And so, Mittelheim shifts, like a fat Christmas drunk sliding from chair to floor, into another new year.  Over the past few weeks, the gentle folk of Mittleheim have been celebrating the festivities according to their respective traditions. In Saukopf-Bachscuttel, Christmas mostly was spent larding the traditional festive monkeys; then trying to catch them; and then queuing to have the bites treated with leeches. In Nabstria, the rich as usual took fine cooked geese, had them dressed and decorated, and then took them outside to the poor and the homeless, before bringing all the food in again and eating it. In Vulgaria, it was much the same, except it was the poor and homeless that tended to be dressed and decorated before being fed to the Christmas geese. The gentle folk of the various  electorates, burgravates, landgravates, duchies, and principalities of the region now climb blearily from their beds (or wardrobes, depending upon how seriously that they have been celebrating), and contemplate the traditional Christmas present delivered to them by their rulers: another year of war. In Nabstria, the Burgrave, a sensitive man with a keen sense of responsibility for his subjects, has contemplated long and hard the most effective response that he can make to the continuing poverty and suffering of his people. His conclusion is that the only responsible answer to the continued distress of his subjects is to fire off some really big guns ...

Tired from a long campaigning season and an unprecedented run of victories, Buggrave Falco and General von Rumpfler snatch a few days of well deserved rest at Falkensteinburg.  Yet even while on leave from the battle front, the Burggrave has much to do to prepare his forces… Pippin fort must be besieged and taken in the least amount of time. Long held Nabstrian plans are finally beginning to bear fruit, as the Burggrave and von Rumpfler survey the fine artillery park of newly cast siege guns made in the foundries of the noted Nabstrian gun-founder, Herr Frupp (It has been suggested that ‘Frupp’ is a mere cover name for ‘Minden Miniatures’, a small artisanal purveyor of finely crafted military figurines, based in Gelderland; but this can be discounted as Rotenburg propaganda).[1]

'As fine an artillery park as I have ever seen!' the Burggrave exclaims.
'Yes, Herr Frupp has excelled himself this time,' agrees von Rumpfler.  ‘These are all twelve pounder "Brummers" of Prussian pattern.  They should be highly efficient at siege battery work.’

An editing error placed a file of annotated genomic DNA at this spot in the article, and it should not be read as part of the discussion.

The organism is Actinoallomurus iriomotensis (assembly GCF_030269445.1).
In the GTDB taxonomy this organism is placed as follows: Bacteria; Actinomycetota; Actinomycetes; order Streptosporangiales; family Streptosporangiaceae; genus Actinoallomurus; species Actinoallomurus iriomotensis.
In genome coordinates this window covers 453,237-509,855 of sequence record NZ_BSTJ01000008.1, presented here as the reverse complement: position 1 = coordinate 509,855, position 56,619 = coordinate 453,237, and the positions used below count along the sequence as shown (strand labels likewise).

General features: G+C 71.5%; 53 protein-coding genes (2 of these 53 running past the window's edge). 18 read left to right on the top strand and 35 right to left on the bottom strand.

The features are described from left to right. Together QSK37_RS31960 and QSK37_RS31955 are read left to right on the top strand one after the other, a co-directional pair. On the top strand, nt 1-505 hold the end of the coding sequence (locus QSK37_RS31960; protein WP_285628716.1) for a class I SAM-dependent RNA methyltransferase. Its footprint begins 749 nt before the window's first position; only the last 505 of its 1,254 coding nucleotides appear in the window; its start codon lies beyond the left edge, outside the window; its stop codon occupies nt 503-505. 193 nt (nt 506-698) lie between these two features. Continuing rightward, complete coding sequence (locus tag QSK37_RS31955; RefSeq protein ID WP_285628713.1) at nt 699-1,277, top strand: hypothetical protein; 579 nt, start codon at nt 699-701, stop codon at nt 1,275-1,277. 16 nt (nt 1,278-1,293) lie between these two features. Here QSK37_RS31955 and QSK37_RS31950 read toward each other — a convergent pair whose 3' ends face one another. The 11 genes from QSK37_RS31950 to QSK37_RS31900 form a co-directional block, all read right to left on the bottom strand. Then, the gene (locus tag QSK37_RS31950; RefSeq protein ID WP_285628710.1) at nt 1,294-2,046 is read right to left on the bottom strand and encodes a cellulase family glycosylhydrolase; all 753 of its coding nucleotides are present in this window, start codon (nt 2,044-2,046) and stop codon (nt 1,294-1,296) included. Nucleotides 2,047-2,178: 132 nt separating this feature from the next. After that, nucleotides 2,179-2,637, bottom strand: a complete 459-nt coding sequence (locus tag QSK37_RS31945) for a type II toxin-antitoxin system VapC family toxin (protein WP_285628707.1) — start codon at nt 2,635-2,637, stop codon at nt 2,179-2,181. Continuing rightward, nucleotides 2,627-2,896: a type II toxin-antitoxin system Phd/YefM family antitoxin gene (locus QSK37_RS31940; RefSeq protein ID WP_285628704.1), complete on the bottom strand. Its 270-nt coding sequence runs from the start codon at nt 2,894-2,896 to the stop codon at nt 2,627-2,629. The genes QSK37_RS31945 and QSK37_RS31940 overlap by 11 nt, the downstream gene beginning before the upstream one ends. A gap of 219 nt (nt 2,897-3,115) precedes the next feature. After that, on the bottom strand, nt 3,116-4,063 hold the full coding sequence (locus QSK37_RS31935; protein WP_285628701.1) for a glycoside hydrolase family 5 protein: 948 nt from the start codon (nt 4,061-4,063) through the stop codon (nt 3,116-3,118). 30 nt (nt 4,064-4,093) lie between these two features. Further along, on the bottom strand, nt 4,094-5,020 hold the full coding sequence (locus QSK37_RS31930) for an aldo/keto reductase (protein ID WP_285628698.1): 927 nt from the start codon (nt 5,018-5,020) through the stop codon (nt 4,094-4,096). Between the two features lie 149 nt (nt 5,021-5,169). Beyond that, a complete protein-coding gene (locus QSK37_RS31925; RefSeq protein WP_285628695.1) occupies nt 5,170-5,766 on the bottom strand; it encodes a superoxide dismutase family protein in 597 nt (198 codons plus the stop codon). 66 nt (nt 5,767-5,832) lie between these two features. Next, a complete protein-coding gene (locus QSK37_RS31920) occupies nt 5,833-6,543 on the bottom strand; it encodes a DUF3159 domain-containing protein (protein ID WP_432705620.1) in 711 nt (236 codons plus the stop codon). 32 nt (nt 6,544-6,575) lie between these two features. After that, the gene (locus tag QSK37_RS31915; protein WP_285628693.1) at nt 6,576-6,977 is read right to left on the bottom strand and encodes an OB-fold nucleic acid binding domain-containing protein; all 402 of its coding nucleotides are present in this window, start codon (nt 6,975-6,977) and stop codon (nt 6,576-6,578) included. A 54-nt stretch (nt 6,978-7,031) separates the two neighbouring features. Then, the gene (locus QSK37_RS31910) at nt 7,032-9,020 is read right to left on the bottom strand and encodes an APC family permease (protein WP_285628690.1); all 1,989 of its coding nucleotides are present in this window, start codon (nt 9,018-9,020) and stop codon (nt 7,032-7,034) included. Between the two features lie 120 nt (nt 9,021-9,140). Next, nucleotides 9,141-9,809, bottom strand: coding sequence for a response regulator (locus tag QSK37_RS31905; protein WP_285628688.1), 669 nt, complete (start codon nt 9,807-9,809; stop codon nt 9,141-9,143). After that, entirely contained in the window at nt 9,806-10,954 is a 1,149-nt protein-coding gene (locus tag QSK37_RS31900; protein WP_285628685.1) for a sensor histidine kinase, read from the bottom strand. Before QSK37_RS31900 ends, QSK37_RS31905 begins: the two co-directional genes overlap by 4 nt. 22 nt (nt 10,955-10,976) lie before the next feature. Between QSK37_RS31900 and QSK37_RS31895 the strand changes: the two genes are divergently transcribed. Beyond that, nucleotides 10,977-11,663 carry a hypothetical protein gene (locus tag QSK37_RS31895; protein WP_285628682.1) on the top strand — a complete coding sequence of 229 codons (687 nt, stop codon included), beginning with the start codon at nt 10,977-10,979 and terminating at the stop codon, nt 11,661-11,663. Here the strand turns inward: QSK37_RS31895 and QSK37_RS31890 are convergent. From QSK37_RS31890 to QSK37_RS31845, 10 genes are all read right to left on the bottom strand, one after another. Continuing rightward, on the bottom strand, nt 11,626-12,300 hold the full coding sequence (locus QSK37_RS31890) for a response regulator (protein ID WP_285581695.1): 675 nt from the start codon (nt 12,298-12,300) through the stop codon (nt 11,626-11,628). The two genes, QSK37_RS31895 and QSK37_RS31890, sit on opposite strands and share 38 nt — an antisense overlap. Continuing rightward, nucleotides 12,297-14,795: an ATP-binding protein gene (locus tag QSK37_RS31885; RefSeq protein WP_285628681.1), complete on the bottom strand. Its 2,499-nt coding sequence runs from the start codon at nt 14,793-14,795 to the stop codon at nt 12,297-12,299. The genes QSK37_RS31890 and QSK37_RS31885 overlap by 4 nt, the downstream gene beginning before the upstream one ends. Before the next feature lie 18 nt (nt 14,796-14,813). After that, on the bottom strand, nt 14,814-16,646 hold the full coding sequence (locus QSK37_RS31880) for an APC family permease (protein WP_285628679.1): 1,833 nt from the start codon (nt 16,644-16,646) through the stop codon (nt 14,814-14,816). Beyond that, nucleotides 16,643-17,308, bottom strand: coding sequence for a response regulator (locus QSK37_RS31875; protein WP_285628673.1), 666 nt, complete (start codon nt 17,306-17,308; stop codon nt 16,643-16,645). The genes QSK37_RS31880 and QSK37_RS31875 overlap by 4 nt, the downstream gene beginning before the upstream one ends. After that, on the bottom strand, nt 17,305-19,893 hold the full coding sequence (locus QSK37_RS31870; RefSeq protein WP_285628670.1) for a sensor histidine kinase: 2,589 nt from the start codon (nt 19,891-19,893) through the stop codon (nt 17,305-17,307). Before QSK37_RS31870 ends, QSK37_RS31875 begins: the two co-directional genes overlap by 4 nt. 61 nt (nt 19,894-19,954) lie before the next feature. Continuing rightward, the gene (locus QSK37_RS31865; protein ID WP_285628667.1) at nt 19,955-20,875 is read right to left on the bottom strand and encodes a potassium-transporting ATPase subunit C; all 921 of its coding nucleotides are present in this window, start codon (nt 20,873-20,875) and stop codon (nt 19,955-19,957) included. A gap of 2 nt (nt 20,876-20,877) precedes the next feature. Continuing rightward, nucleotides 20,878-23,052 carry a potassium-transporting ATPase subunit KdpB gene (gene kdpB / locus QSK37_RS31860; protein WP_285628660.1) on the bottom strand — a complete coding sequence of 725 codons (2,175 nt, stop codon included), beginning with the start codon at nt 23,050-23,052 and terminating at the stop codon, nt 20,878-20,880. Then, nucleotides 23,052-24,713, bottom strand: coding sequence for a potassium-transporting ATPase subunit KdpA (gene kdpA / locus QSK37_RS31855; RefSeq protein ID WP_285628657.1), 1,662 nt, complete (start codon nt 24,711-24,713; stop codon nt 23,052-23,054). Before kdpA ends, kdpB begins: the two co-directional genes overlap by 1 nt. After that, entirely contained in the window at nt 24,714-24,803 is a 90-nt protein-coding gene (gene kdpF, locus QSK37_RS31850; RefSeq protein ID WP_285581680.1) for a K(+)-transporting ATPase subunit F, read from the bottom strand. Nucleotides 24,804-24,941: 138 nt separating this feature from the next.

‘Well, then we must have a test firing of one of these pieces tomorrow morning!’ replies the Burggrave.  So it is agreed: early on the morn, the new gun will be put through its paces …

The Following Morning:

As the Burggrave and General Von Rumpfler look on, a hand-picked gun team go through their well-practised military evolutions…

 Make Ready!  Aim!

 Fire!  The Gun Captain steps forwards with his linstock to touch off the powder and fire the gun…

There is a satisfyingly large report as the ‘Brummer’ fires its large charge of gunpowder… The test is declared a resounding success!

[1] Fitzbuttress is, of course, entirely mistaken here.  These fine guns are indeed from Minden Miniatures, proprietor Mr Jim Purky.  They are surely the finest artillery models available today.

Thursday, 30 November 2017

All Hail!

First Witch:
All hail, Hunchmausen! Hail to thee Duke of Nussholz Pomme-Lesia!

The Horseman:

First Witch:
Yes, I just said, didn't I?

'All hail ... oh come on, Mary - get 
into the spirit of things!'
The Horseman:
But it's all rather sudden.

First Witch:
The spirits spake unto me!

The Horseman:
Well, could they spake a bit more loudly? Could they spake, for example, about where this place is that I shall be Duke of?

Second Witch:
All hail, Hunchmausen! Hail to thee, Emperor of Fenwick!

The Horseman:
Hang on, hang on! I thought I was going to be Duke of Nussholz Whatever-Whatever.

Second Witch:
Hail to thee, Emperor of Fenwick!

The Horseman:
What, at the same time as being Duke of Nussholz? Or is there some notion of this being sequential?

Third Witch:
All hail, Hunchmausen! King of Gelderland thou shalt be!

The Horseman, choking:
What a what?

Third Witch:
King of Gelderland thou shalt be!

The Horseman:
Shalt I? How? A minute ago I was merely a duke. Are you sure?

First Witch:

Second Witch:

Third Witch:

Fourth Witch:
Can I say "Hail" too?

First Witch:
Mary, stop improvising!

Fourth Witch:
But I never get any lines.
'All ...' *cough* 'Glenda!' *cough*
 'wardrobe malfunction!'

The Horseman:
King! King! And Gelderland - it is a rich and powerful kingdom?

Third Witch:
Have you ever been to Mittleheim before?

The Horseman:

Third Witch:
Then, yes it is.

The Horseman:
Huzzah! My fortunes have changed.

The horseman seems about to ride off eastwards in his enthusiasm, but then manages to check himself.

The Horseman:
You wouldn't, you know, be fibbing.

First Witch:
Oh no, no, no, no. That's not what we do. We foretell - we are the three witches of yore!

The Horseman:
Where's that? Also, counting your number, I can't help feeling that there might be some basic numerical challenges to your title of the three wi....

Quick, let's go! Er ... Hail!


Munchausen is alone in the dark. He begins to whistle a jaunty tune. Waiting a moment, he then spurs his horse eastwards down the road. After a short while, he breaks out into song. Forward to adventure! Forward to Mittelheim and a kingdom of his own!

Behind him, the place where the baron halted is quiet. Then, from behind a bush Morag's voice hisses: 'Is he gone?'
'Yes,' replies Mary. 'The coast is clear.'
All four reappear from behind various pieces of vegetation.
Glenda says brightly 'You see: I told you it would be fun!'
From the west comes the sound of a cart. The unmistakable odour of pig farmer grows stronger as the sound gets nearer. As the farmer arrives, he stands back terrified as four dark apparitions appear in front of him. A wailing voice shouts out: 'All hail Herr Pig Farmer! Hail to thee Duke of Nussholz Pomme-Lesia!

Sunday, 19 November 2017

Hubble Blubble!!